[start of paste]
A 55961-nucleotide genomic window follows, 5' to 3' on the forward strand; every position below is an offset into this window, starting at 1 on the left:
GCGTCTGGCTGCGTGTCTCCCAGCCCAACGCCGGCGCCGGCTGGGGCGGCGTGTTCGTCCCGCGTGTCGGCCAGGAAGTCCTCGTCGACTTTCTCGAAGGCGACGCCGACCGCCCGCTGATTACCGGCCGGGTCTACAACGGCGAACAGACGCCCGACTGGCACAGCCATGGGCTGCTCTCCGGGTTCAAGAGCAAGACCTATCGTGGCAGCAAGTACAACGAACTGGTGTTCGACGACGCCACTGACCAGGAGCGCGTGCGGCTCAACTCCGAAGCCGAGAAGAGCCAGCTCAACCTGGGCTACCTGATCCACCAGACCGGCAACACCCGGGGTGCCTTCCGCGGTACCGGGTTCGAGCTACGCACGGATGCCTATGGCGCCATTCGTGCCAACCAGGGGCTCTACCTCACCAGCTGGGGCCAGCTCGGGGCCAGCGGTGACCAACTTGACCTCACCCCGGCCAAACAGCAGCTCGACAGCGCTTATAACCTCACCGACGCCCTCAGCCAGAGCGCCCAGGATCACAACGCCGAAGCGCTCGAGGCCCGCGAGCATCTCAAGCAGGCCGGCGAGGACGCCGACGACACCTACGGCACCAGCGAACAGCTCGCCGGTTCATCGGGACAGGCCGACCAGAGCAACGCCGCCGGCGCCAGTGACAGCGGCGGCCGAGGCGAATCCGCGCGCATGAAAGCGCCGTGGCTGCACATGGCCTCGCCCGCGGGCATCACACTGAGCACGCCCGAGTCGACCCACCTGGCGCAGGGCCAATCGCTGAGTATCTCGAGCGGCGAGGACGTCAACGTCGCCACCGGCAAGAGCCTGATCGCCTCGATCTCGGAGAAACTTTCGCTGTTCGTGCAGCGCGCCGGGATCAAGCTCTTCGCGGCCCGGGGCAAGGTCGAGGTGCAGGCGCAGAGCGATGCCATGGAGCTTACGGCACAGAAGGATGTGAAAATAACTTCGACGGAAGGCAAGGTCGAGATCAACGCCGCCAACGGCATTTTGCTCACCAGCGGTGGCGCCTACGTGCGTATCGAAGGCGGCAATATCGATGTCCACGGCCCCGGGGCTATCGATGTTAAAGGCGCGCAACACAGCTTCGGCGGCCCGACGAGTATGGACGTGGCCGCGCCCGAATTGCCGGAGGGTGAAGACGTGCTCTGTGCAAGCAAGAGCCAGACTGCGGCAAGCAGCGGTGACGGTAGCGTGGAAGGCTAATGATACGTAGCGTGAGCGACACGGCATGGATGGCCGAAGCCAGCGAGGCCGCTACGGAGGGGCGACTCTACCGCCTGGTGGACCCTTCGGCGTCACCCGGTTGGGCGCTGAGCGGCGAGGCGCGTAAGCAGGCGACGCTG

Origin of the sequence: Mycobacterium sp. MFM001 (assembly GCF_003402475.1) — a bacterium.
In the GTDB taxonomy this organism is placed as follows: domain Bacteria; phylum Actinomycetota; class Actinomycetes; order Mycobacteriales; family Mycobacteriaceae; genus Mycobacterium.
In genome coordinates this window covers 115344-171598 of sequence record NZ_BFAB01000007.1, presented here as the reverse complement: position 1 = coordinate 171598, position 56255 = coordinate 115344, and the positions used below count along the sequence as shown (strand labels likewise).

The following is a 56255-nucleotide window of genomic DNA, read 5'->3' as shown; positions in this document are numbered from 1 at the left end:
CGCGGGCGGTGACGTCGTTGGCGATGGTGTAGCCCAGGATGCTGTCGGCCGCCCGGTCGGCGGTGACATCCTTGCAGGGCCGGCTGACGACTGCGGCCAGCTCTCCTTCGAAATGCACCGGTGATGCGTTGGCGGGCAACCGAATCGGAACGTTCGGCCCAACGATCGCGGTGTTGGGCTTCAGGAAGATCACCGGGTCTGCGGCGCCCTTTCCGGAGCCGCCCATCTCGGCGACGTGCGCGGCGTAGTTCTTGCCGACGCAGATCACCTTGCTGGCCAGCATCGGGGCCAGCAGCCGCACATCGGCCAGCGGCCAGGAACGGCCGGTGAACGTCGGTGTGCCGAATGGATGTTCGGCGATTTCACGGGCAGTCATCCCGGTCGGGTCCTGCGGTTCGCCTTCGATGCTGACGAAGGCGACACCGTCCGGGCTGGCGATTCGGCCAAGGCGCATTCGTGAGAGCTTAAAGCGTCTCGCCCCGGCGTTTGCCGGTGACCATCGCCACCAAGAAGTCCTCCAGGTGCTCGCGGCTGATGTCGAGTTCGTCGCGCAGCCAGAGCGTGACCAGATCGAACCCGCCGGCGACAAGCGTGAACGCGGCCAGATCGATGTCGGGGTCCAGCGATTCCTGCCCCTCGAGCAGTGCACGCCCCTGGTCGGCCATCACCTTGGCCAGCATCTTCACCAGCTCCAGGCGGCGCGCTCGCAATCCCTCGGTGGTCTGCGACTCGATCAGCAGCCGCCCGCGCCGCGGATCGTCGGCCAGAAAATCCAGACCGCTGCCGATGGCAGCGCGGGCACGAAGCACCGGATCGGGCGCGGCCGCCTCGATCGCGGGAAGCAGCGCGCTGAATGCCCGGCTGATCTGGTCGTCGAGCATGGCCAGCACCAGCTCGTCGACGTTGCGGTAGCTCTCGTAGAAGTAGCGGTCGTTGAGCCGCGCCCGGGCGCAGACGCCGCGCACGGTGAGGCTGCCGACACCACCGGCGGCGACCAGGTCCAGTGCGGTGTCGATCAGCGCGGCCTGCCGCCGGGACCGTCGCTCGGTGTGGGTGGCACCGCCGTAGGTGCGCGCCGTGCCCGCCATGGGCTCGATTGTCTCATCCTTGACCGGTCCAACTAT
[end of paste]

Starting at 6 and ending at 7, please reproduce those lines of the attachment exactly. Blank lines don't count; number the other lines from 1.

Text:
The following is a 56255-nucleotide window of genomic DNA, read 5'->3' as shown; positions in this document are numbered from 1 at the left end:
CGCGGGCGGTGACGTCGTTGGCGATGGTGTAGCCCAGGATGCTGTCGGCCGCCCGGTCGGCGGTGACATCCTTGCAGGGCCGGCTGACGACTGCGGCCAGCTCTCCTTCGAAATGCACCGGTGATGCGTTGGCGGGCAACCGAATCGGAACGTTCGGCCCAACGATCGCGGTGTTGGGCTTCAGGAAGATCACCGGGTCTGCGGCGCCCTTTCCGGAGCCGCCCATCTCGGCGACGTGCGCGGCGTAGTTCTTGCCGACGCAGATCACCTTGCTGGCCAGCATCGGGGCCAGCAGCCGCACATCGGCCAGCGGCCAGGAACGGCCGGTGAACGTCGGTGTGCCGAATGGATGTTCGGCGATTTCACGGGCAGTCATCCCGGTCGGGTCCTGCGGTTCGCCTTCGATGCTGACGAAGGCGACACCGTCCGGGCTGGCGATTCGGCCAAGGCGCATTCGTGAGAGCTTAAAGCGTCTCGCCCCGGCGTTTGCCGGTGACCATCGCCACCAAGAAGTCCTCCAGGTGCTCGCGGCTGATGTCGAGTTCGTCGCGCAGCCAGAGCGTGACCAGATCGAACCCGCCGGCGACAAGCGTGAACGCGGCCAGATCGATGTCGGGGTCCAGCGATTCCTGCCCCTCGAGCAGTGCACGCCCCTGGTCGGCCATCACCTTGGCCAGCATCTTCACCAGCTCCAGGCGGCGCGCTCGCAATCCCTCGGTGGTCTGCGACTCGATCAGCAGCCGCCCGCGCCGCGGATCGTCGGCCAGAAAATCCAGACCGCTGCCGATGGCAGCGCGGGCACGAAGCACCGGATCGGGCGCGGCCGCCTCGATCGCGGGAAGCAGCGCGCTGAATGCCCGGCTGATCTGGTCGTCGAGCATGGCCAGCACCAGCTCGTCGACGTTGCGGTAGCTCTCGTAGAAGTAGCGGTCGTTGAGCCGCGCCCGGGCGCAGACGCCGCGCACGGTGAGGCTGCCGACACCACCGGCGGCGACCAGGTCCAGTGCGGTGTCGATCAGCGCGGCCTGCCGCCGGGACCGTCGCTCGGTGTGGGTGGCACCGCCGTAGGTGCGCGCCGTGCCCGCCATGGGCTCGATTGTCTCATCCTTGACCGGTCCAACTAT